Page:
• Since 2011, Apple has matched over $25 million in employee donations, resulting in more than $50 million for charities around the world.
    • For every book purchased on its site, Better World Books donates one to Books For Africa or Feed the Children.
    • For every comforter purchased from The Company Store, it donates one comforter to a homeless child in the United States.
    • At the TripAdvisor office, lunch is provided three times a week, and employees donate what they would have spent on food to charities they choose.
    • AT&T has contributed $350 million since 2008 to help reduce high school dropout rates.

    These organizations are run by great leaders who care about the success of their businesses while also helping others on an altruistic level. They know that building a reserve of goodwill in the community means building rapport with others who will likely speak up on behalf of the company in the future. Employees also take pride in being part of an organization that seeks success above and beyond profit.

    When we think of Bill Gates, Arianna Huffington, Oprah Winfrey, or Richard Branson, we think of them as being great, advanced leaders. This category of leaders includes people who are intentional about each decision and action step. They know everything they do and say counts. They’re self-aware and have taken the time to map out their key strengths and weaknesses. They show humility, are authentic in every way, and acknowledge their imperfections. When leaders showcase their own personal growth, they legitimize the growth and learning of others. By admitting their own imperfections, they make it okay for others to be fallible, too. In this way, they consistently lead by example and walk their talk.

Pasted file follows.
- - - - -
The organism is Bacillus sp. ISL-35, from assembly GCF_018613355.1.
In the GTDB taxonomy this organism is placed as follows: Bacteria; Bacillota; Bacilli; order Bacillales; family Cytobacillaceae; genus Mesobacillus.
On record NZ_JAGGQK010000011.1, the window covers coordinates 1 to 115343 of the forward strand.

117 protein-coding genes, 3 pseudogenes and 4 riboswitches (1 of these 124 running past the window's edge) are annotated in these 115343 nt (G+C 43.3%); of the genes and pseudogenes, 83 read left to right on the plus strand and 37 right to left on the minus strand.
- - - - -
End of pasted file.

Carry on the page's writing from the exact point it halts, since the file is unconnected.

These advanced leaders are legacy-driven leaders. They focus on the long-term vision and understand that each decision and action contributes to the design of their legacy. They keep an open mind while being flexible and adjust if necessary. Showing up with heart, mind, and spirit is natural for them. They bring their whole selves to the table whether they’re at work, at home, or in social settings.


    Great leaders align their personal visions and missions with the roles they get to play in all areas of their lives. They do not limit their human potential by setting goals just for the workplace. They make honest and ethical behavior a key value for their teams to follow suit. Through coaching programs, mentorship, or self-study, they continue to work on mastering the art of being an awakened human being and thus a great leader.

    We’ve all heard of this rare breed of leader, and if you’re lucky, you’ve met, developed, or been mentored by one of them. Having worked with hundreds of leaders in my years of running leadership forums and facilitating retreats, I’ve learned that the most fulfilled leaders give to others effortlessly. Great leaders know their worth, and therefore, they are able to value others.